In this morning’s edition of the Independent Spotlight, we shine our gaze on Kiya Heartwood, an award winning independent music veteran who’s recently dropped her latest studio endeavor, ‘Palo Duro.’ The singer songwriter’s flair for roots rock, folk, and country musings is particularly refreshing because of its remarkable authenticity. ‘Palo Duro’ is an album that embraces a grassroots style that is so missing in the indie scene right now. Let’s explore the new album.

It’s worth immediately noting that I spun ‘Palo Duro’ twice through in-studio on monitors. The production is very good. It’s simplistic, yes, but Heartwood is elegantly accented amidst very complimentary soundscapes of traditional instrumentation, and later on, edgier rock compositions. Often times in the indie scene artists struggle with this type of production. Everything on ‘Palo Duro,’ however, fits into itself nicely to create a pretty full portrait – no mastering problems or ill-organized mixes.

That portrait is very American. This is traditional Americana at its best in the scene right now. While the opening track, ‘Icarus,’ is perfectly pleasant, the titular track that follows is especially good. The atmospheric, reverberated space that Heartwood creates is reminiscent of Bob Dylan’s ‘Man in the Long Black Coat,’ with its raw harmonica sections and sharp lyricism. If the record exhibits anything, it’s that Heartwood is a strong storyteller. That’s her most admirable quality.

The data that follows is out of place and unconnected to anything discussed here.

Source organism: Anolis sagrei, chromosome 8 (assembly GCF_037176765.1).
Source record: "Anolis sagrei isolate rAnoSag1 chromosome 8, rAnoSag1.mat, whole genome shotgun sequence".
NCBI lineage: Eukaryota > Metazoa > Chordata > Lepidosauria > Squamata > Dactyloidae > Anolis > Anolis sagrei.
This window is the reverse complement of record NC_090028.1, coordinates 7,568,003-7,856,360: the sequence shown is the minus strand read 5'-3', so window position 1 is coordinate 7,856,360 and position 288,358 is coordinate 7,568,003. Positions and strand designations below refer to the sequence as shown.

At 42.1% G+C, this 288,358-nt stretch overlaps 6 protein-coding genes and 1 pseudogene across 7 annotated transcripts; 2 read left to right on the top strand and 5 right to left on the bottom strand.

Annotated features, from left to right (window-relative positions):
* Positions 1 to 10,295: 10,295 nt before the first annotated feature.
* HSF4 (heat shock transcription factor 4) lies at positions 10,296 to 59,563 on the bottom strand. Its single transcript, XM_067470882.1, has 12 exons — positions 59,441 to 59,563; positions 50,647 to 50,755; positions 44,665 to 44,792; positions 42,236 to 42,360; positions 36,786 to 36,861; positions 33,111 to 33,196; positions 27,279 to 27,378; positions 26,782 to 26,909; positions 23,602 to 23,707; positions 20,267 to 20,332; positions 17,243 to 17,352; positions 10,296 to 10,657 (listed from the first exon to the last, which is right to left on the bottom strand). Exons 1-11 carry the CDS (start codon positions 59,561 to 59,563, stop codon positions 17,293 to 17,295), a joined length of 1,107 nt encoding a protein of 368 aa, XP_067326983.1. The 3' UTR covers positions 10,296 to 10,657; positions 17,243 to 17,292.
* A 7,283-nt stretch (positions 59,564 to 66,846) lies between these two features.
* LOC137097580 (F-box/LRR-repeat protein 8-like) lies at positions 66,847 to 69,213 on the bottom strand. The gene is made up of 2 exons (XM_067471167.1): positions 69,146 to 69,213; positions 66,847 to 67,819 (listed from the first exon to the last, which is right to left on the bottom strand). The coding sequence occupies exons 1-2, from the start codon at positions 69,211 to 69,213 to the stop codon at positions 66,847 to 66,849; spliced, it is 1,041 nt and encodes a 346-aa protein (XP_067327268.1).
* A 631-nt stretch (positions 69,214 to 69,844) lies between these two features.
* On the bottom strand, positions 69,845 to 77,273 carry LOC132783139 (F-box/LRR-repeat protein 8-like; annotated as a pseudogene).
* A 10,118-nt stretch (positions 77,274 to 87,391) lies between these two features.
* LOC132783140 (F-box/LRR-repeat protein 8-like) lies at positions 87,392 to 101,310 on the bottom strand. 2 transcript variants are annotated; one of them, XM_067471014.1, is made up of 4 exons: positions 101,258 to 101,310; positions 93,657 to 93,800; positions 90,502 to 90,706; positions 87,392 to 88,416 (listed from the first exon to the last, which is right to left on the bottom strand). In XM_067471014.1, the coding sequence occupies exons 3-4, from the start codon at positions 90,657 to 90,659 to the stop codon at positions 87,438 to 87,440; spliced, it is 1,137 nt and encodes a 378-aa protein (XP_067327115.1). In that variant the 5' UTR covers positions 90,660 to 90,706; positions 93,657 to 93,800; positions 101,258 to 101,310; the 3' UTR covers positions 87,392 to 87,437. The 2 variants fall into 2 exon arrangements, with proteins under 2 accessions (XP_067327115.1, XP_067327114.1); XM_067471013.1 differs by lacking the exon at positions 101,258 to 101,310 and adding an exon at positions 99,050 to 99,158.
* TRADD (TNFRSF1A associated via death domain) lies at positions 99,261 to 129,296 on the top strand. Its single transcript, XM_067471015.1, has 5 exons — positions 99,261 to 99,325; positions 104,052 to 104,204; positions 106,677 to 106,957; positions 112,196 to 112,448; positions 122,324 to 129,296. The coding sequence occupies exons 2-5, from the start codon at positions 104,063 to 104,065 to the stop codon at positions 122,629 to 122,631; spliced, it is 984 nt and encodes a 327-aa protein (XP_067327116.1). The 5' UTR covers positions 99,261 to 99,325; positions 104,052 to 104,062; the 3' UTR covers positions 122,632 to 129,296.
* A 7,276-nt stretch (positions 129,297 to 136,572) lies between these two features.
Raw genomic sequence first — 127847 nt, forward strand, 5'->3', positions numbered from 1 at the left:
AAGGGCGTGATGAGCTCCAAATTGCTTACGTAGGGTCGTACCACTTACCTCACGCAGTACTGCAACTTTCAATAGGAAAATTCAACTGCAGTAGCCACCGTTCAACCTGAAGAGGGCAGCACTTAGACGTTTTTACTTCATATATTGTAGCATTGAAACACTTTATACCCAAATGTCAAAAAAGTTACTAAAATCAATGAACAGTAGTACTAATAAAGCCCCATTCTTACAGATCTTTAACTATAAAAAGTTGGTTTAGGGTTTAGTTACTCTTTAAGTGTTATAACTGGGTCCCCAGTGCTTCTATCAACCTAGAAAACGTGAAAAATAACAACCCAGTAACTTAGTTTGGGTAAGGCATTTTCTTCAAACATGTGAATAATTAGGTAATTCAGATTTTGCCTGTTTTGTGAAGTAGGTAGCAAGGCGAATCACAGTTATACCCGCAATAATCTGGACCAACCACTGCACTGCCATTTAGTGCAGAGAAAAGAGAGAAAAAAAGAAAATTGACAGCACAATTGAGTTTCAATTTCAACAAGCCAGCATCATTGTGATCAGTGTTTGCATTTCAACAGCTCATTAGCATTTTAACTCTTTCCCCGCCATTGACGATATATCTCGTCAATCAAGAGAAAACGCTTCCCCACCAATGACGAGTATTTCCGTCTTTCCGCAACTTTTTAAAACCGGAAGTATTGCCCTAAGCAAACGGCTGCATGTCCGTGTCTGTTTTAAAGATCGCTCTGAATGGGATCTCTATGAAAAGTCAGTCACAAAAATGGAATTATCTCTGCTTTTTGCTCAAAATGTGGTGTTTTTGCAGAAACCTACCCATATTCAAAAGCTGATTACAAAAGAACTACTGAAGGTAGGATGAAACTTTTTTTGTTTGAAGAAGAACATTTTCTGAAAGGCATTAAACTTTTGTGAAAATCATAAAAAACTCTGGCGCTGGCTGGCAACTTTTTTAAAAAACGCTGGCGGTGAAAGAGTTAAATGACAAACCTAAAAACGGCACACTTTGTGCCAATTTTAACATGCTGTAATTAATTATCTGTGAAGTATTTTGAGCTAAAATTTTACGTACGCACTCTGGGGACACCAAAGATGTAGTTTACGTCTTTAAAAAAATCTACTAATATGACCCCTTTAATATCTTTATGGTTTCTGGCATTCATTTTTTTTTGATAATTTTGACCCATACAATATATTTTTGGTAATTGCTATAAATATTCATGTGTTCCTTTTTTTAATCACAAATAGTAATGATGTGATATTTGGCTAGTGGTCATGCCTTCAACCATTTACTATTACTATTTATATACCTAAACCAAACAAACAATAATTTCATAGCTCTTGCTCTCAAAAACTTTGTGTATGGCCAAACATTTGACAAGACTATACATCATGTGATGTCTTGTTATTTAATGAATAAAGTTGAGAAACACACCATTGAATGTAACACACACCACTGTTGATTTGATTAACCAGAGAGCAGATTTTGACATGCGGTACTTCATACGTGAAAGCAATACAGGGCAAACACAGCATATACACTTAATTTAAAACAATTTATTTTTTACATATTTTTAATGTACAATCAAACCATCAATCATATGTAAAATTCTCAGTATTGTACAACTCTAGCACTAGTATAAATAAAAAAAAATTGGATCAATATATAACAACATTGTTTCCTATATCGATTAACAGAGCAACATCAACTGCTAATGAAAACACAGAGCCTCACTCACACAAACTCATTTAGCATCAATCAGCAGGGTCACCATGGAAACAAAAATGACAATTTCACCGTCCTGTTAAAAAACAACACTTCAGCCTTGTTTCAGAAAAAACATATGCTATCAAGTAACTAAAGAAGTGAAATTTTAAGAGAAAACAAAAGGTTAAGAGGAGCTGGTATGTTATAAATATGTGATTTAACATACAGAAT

I’d argue there are other flairs to the album as well. ‘Mirage,’ for example, has hints of Latin influence scattered throughout. The nylon string classical guitar and hand percussion are very well performed – she’s got a strong backing outfit. It’s a stark contrast to the steel-stringed ‘Palo Duro.’ ‘Ferris Wheel’ then makes another jump, offering a soft spoken, introspective jaunt.

I was a bit worried that this album would fall victim to the same issue a lot of rootsy indie records do – being too long. At ten tracks, it’s a meaty offering that I was worried would get bogged down in repetitious stylings or lyricism. Surprisingly, however, each of the ten tunes is quite apt for inclusion.

Within her own genre niche, Heartwood actually carves out different subsets of styles. Take ‘Fame and Fortune.’ The upbeat tune sounds like it’s straight out of Nashville. Then, you hit ‘White Flag,’ one of my personal favorites on the effort, and you’re greeted with soft, but edgy electric guitar that dances about with rhythm guitar in an anthemic way.